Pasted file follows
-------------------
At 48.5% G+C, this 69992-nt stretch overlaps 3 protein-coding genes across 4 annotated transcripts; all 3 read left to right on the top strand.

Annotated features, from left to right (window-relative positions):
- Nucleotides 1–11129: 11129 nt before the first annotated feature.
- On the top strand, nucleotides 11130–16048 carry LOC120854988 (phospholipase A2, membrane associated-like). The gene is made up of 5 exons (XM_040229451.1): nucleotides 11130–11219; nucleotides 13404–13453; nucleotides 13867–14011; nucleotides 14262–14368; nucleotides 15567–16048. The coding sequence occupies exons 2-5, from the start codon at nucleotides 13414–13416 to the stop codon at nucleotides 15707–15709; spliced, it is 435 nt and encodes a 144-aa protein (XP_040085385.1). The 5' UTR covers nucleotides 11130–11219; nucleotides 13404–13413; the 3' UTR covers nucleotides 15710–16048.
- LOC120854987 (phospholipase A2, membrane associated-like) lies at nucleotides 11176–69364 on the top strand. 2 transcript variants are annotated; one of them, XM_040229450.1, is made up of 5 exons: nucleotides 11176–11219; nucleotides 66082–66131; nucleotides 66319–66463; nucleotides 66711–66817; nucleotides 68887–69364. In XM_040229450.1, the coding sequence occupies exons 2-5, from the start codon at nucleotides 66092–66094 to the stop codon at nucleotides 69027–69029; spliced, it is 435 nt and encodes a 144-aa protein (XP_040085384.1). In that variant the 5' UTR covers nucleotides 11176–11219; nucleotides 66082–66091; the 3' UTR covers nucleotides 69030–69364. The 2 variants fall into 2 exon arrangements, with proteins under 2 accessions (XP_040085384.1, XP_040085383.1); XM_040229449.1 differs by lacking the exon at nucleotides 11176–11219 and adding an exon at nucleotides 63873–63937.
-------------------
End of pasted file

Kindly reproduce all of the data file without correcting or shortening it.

At 48.5% G+C, this 69992-nt stretch overlaps 3 protein-coding genes across 4 annotated transcripts; all 3 read left to right on the top strand.

Annotated features, from left to right (window-relative positions):
- Nucleotides 1–11129: 11129 nt before the first annotated feature.
- On the top strand, nucleotides 11130–16048 carry LOC120854988 (phospholipase A2, membrane associated-like). The gene is made up of 5 exons (XM_040229451.1): nucleotides 11130–11219; nucleotides 13404–13453; nucleotides 13867–14011; nucleotides 14262–14368; nucleotides 15567–16048. The coding sequence occupies exons 2-5, from the start codon at nucleotides 13414–13416 to the stop codon at nucleotides 15707–15709; spliced, it is 435 nt and encodes a 144-aa protein (XP_040085385.1). The 5' UTR covers nucleotides 11130–11219; nucleotides 13404–13413; the 3' UTR covers nucleotides 15710–16048.
- LOC120854987 (phospholipase A2, membrane associated-like) lies at nucleotides 11176–69364 on the top strand. 2 transcript variants are annotated; one of them, XM_040229450.1, is made up of 5 exons: nucleotides 11176–11219; nucleotides 66082–66131; nucleotides 66319–66463; nucleotides 66711–66817; nucleotides 68887–69364. In XM_040229450.1, the coding sequence occupies exons 2-5, from the start codon at nucleotides 66092–66094 to the stop codon at nucleotides 69027–69029; spliced, it is 435 nt and encodes a 144-aa protein (XP_040085384.1). In that variant the 5' UTR covers nucleotides 11176–11219; nucleotides 66082–66091; the 3' UTR covers nucleotides 69030–69364. The 2 variants fall into 2 exon arrangements, with proteins under 2 accessions (XP_040085384.1, XP_040085383.1); XM_040229449.1 differs by lacking the exon at nucleotides 11176–11219 and adding an exon at nucleotides 63873–63937.